Level up tutorials
Level up tutorials is a platform that was launched by the great web developer Scott Tolinski. There you will find tutorials on individual technologies such as GraphQL or Svelte. The whole thing is structured according to levels so that users can find the right tutorial depending on their level of knowledge.
The best thing about it: Due to the corona crisis, all courses have been reduced, the pro membership even with a 50 percent discount. The price for an annual subscription is now only twelve dollars a month.
At Envatotuts, the marketplace for pretty much everything that has to do with the web, you can take numerous training courses. In addition to programming courses, the portal also offers courses for illustration, web design and business. You can choose from over 1,000 tutorials on various programming topics, including Git and GitHub, for example.
Here, too, the free trainings are limited. After ten days of free testing, a subscription must be taken out. The cheapest starts at $ 16.50 a month, students save 30 percent.
On too Udemy Programming newbies will of course find what they are looking for. The platform offers video tutorials and courses on all sorts of topics, including programming languages, of course. However, care should be taken when making a selection, the quality of the courses may vary. Before you decide on a course, you can use the preview to get a picture of the instructors. Courses that are a little older are often available for a fraction of the original price. Before you invest time and money in such a course, you should pay close attention to whether the content conveyed is still up-to-date. For example, The Web Development Bootcamp from Colt Steele is available at a greatly reduced price – the course is regularly updated and supplemented, but still contains some lessons based on outdated software versions, such as Bootstrap 3. If you don’t mind, the If necessary, following tutorials with a newer version – in this case Bootstrap 4 – in a modified form can definitely invest the 9.99 euros with a clear conscience.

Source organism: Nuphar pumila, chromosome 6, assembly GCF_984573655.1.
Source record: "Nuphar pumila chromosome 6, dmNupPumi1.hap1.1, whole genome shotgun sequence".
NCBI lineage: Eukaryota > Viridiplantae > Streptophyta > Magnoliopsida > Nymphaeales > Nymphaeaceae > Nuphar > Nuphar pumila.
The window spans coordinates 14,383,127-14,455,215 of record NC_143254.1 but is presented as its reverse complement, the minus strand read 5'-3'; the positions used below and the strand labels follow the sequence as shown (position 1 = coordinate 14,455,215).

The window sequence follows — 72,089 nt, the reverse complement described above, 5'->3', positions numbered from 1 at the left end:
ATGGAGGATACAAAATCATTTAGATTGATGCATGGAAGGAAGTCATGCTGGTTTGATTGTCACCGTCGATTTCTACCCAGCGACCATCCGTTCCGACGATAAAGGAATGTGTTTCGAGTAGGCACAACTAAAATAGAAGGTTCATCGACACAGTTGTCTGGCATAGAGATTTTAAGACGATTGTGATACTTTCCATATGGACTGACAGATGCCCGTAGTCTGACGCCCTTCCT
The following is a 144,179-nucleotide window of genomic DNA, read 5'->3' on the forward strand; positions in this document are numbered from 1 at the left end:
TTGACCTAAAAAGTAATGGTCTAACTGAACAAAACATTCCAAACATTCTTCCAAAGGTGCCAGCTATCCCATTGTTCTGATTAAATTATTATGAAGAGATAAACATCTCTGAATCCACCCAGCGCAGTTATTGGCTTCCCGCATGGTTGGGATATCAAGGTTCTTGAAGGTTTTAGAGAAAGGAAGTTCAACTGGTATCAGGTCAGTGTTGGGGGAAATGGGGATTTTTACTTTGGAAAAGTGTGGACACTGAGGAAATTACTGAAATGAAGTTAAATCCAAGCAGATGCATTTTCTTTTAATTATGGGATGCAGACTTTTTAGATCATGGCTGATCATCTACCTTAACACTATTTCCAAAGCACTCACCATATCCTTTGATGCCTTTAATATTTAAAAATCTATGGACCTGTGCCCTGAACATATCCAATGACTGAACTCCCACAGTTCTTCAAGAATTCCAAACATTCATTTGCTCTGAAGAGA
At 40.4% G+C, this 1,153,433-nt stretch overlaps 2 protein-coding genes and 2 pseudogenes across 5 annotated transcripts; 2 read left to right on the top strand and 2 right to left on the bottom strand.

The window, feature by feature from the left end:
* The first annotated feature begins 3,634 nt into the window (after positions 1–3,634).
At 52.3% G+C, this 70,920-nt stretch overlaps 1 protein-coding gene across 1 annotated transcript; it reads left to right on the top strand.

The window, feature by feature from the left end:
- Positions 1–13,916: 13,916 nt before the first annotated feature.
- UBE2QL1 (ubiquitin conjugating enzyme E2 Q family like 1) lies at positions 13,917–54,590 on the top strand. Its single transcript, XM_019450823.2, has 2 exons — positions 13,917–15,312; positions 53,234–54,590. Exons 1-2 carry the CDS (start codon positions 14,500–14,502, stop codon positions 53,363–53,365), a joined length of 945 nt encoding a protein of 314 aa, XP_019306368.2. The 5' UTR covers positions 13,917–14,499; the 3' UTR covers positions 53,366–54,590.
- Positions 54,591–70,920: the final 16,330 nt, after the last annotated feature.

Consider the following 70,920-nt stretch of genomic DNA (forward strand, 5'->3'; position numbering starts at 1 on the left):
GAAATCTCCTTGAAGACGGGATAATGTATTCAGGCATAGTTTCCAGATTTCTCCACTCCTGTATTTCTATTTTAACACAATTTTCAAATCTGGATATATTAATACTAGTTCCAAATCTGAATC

The German-speaking alternative: developer hero
For (prospective) data scientists: Data Camp
Datacamp offers learning paths to technologies and programming languages that belong in the repertoire of a data scientist or data analyst, including Python, R and SQL. Those who want to learn can get a taste of the first chapter of a course for free; those who want to complete complete courses have to pay $ 25 for a standard account or $ 33 for a premium account.
Mozilla Developer Network
The Mozilla Developer Network is a wiki in which resources on various web technologies are collected. Similar to Wikipedia, anyone can write on it. MDN, as the wiki is also called, is an indispensable reference work for experienced and newcomers. If you cannot find what you are looking for in the German version – the English version is often much more detailed.